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Population Wide Decline in Somatic Growth in Harbor Seals—Early Signs of Density Dependence

Journal article
Authors Karin C. Harding
Maelle Salmon
Jonas Teilmann
Rune Dietz
Tero Härkönen
Published in Frontiers in Ecology and the Environment
Volume 6
ISSN 1540-9295
Publication year 2018
Published at Department of Biological and Environmental Sciences
Language en
Links https://doi.org/10.3389/fevo.2018.0...
https://www.frontiersin.org/article...
Subject categories Ecology

Abstract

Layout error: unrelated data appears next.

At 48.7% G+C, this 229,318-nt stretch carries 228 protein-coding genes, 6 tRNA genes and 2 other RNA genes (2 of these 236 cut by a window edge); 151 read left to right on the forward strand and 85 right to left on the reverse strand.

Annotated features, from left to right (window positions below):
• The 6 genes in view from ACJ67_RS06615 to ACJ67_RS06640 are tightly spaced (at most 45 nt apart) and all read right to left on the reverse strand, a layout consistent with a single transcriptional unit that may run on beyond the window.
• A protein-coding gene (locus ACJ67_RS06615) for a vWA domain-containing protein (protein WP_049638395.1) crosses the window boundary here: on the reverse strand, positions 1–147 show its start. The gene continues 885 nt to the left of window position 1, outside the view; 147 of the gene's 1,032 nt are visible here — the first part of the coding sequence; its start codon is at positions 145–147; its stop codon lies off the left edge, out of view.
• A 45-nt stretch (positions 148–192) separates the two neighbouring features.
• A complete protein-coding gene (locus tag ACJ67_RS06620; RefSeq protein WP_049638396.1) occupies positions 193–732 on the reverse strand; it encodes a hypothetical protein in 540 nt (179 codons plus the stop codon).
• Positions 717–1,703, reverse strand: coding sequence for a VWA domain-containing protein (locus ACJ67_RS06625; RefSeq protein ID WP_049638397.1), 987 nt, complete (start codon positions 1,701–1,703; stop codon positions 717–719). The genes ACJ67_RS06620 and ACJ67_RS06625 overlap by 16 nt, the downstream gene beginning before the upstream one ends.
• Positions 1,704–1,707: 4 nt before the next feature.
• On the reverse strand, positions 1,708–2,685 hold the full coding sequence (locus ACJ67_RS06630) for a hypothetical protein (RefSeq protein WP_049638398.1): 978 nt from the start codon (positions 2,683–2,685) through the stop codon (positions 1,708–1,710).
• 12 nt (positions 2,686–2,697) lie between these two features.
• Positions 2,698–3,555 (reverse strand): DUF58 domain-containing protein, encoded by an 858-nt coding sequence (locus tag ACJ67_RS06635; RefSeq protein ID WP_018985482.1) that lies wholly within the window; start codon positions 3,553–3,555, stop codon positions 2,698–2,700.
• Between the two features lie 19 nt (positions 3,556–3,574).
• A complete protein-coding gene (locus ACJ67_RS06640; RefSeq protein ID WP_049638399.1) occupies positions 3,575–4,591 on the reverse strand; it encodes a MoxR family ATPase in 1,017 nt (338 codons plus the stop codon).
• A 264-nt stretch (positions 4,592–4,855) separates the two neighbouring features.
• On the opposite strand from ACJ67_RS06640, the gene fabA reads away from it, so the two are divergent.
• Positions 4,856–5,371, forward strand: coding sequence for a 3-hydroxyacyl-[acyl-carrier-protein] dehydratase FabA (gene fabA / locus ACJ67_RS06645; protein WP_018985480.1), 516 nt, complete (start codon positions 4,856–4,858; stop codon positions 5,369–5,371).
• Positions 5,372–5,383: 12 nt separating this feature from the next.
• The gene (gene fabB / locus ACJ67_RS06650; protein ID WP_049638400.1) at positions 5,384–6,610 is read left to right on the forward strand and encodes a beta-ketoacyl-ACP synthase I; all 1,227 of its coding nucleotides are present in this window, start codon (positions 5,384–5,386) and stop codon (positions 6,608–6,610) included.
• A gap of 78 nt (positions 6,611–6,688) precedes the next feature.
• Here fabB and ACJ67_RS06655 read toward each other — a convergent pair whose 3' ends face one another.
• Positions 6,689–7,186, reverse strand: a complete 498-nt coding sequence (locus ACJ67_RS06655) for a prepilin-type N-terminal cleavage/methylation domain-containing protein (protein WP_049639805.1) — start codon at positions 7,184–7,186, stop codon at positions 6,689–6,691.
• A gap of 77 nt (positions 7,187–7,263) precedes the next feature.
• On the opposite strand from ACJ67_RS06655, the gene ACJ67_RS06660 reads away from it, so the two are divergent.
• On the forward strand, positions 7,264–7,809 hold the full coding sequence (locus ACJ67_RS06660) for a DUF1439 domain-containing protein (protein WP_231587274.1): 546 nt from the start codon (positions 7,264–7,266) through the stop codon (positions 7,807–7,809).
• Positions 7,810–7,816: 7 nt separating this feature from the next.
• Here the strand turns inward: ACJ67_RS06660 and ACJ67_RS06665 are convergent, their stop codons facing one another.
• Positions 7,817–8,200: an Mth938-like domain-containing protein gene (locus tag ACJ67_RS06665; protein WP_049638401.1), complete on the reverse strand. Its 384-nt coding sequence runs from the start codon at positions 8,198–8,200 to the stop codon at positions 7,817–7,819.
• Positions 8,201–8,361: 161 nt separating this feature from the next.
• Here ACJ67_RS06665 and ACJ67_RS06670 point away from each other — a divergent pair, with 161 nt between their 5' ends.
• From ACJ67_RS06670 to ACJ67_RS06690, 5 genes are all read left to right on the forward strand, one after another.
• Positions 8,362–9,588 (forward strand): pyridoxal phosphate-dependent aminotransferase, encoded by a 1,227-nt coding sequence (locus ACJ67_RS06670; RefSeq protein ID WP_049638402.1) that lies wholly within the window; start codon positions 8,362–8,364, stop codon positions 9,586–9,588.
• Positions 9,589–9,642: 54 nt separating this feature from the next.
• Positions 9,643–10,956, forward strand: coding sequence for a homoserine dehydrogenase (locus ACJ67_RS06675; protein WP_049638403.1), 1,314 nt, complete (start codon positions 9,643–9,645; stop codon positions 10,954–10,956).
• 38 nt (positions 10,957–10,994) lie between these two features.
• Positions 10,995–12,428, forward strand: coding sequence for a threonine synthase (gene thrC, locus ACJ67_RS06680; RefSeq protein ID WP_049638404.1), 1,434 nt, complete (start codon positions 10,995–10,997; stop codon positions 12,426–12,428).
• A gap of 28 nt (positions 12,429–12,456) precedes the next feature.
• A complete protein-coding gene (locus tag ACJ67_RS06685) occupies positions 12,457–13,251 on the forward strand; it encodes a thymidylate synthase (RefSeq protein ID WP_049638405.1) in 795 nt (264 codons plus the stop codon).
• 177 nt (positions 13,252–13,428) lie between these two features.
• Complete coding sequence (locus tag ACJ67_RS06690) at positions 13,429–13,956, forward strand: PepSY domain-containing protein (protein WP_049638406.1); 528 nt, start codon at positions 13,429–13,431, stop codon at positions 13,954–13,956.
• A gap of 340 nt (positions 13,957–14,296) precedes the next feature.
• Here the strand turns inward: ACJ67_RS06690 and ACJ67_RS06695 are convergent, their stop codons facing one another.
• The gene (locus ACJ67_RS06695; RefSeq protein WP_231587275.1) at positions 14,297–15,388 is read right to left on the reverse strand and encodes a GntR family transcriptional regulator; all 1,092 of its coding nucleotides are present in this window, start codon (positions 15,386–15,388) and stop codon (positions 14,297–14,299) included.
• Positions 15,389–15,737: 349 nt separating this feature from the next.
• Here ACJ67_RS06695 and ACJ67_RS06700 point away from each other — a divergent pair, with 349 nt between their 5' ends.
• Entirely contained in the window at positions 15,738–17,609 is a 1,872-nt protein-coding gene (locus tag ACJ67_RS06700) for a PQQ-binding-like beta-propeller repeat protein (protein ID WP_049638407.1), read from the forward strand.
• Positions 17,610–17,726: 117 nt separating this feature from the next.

The harbor seal populations of Danish and Swedish waters have had turbulent population dynamics during the last century. They were severely depleted by hunting in the beginning of the twentieth century, followed by rapid recovery due to protective measures. They were victims to two mass mortalities caused by Phocine Distemper Virus (PDV) epidemics. Long term monitoring and intensive sampling during the last decades now allow analysis of population level phenomena in response to shifting population size. We compare somatic growth curves from several seal populations including 2,041 specimens with known age, length and population size at birth. Asymptotic body lengths of female harbor seals were 148 cm in all four regions in 1988, when seal abundances had been kept low by hunting for decades. Males were 158 cm, being 10 cm longer. However, in 2002 the asymptotic lengths of seals differed among regions. While seals in the Kattegat showed similar asymptotic lengths as in 1988, seals in the Skagerrak were significantly shorter, where both male and female asymptotic lengths declined by 7 cm. We estimate the area of available feeding grounds in the two sea regions and find the density of seals per square kilometer feeding ground to be three times greater in the Skagerrak compared to the Kattegat. Thus, the shorter body length of seals in the Skagerrak can be an early signal of density dependence. Hampered body growth is known to trigger a suite of changes in life history traits, including delayed age at sexual maturity, higher juvenile mortality and lowered fecundity. These mechanisms all point at a possible “smooth route toward carrying capacity” with gradually reduced population growth rate as the main response to high population density. Recent aerial surveys confirm declining rates of population increase in the Skagerrak.

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